Not Just Him
By Tina Portelli
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Tina Portelli, Brooklyn, NY
I started keeping journals for my personal use, then I thought, hey, these are pretty good stories, so now I am actively writing non-fiction short stories, which I hope will put a smile on every readers face! Most are about life in New York City and Me!
NOT JUST HIM by Tina Portelli
Widowed, still fine looking, once extremely handsome, I look at my aging father and think, he is getting old. How will I cope with an aging parent, as if I myself, in menopause, am getting any younger? Who will cope with me? My turn will come as sure as the sun rises and sets.
He does not have Alzheimer, yet imitates it well, when it serves his purpose. I start to notice that he forgets to shave; sometimes he forgets to change his clothes. There are times when he will wear two different slippers, but I think he does that to get a rise out of me. I secretly think he doesn't really forget, just doesn't want to and is using this old age as a screen.
He put the sugar in the refrigerator and saves rubber bands. Empty prescription bottles adorn the kitchen counter. He can leave the tabletop with crumbs on the surface and not mind one bit. Bananas will rot, milk will go bad, and it's no big deal to him. He will leave Christmas gifts unopened, until he is good and ready. This works well for me, as his birthday is in March, I therefore will take a Christmas gift and just change the wrapping paper and re-gift it to him. Then that gift will sit for a few more months, unopened. This is quite economical.
I nag him as a wife would a husband, but to no avail. He is almost comic in the way he lives. He eats his dinner at one in the afternoon and takes his scheduled bath on Saturday evenings. He will practically gift wrap garbage and will sift through the stuff I throw out to see if I am justified. Do not try to get him off that straight track he has known for seventy-six years.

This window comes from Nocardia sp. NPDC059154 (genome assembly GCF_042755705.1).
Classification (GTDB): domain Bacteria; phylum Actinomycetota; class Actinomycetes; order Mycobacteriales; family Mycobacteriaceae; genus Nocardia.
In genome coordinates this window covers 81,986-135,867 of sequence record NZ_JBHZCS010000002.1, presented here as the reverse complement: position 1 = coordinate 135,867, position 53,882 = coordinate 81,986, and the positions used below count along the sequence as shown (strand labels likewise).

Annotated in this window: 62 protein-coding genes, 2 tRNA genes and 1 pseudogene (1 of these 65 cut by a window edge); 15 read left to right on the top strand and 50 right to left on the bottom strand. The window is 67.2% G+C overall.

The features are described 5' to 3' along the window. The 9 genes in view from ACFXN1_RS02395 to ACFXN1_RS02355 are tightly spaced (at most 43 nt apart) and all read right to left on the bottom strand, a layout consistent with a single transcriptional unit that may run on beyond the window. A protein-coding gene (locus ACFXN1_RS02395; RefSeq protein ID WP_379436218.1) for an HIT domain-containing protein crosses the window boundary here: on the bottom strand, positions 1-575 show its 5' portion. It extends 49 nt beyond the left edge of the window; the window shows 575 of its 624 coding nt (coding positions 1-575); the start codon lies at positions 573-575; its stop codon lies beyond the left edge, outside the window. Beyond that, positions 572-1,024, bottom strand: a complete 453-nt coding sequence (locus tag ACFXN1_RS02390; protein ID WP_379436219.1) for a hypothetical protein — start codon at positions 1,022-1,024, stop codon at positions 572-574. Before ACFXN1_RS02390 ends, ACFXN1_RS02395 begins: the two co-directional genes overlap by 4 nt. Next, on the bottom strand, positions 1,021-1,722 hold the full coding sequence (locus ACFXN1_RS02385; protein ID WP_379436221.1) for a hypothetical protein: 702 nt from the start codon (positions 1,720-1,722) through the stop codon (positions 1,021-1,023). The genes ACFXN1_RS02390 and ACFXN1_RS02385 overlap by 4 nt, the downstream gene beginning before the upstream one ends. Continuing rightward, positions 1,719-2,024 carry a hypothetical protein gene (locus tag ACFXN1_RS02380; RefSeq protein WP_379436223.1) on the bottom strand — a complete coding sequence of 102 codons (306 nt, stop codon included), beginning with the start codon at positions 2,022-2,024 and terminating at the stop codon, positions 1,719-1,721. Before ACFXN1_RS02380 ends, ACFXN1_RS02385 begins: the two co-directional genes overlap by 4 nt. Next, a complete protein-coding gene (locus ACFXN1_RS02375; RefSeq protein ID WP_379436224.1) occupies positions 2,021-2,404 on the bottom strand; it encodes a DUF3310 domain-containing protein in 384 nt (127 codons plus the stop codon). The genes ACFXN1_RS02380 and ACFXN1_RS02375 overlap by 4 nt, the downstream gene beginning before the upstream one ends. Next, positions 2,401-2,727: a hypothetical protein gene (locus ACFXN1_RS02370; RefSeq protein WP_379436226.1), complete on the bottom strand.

While his house is a cluttered mess, he knows exactly where everything is and will catch me if I move a thing. I once threw away a medical directory from a company of which he was no longer a member and hadn't been for years. The directory itself was obsolete. He went bananas, yet could not give me a valid reason why he needed it. Our basement is his workshop where he creates beautiful woodwork items. He is so talented, yet so hidden. He will fill any request of any person. I swear he could make spare tires out of brillo pads.
Although he has lost a lot of his patience, he will disassemble an entire model locomotive engine, which will take days, just to remove some dust. He will spend hours repairing a broomstick when a new one can be bought for $3.99.
This is a man who could easily do jail time. Solitude for him is not a sentence but a joy. With his troubled son, he manages to keep a positive outlook, his purpose being a devoted father. There is no arguing with his choices in that department.
Our family history tells me he will live a long time. If however he should out live me, he will be in big trouble for I am the one who drives him crazy and keeps him on his toes. I refuse to let him "get old". I will oversee him in his golden years, if he doesn't bury me first. And if he's not dead by ninety-eight, one of us is going and it ain't gonna be me.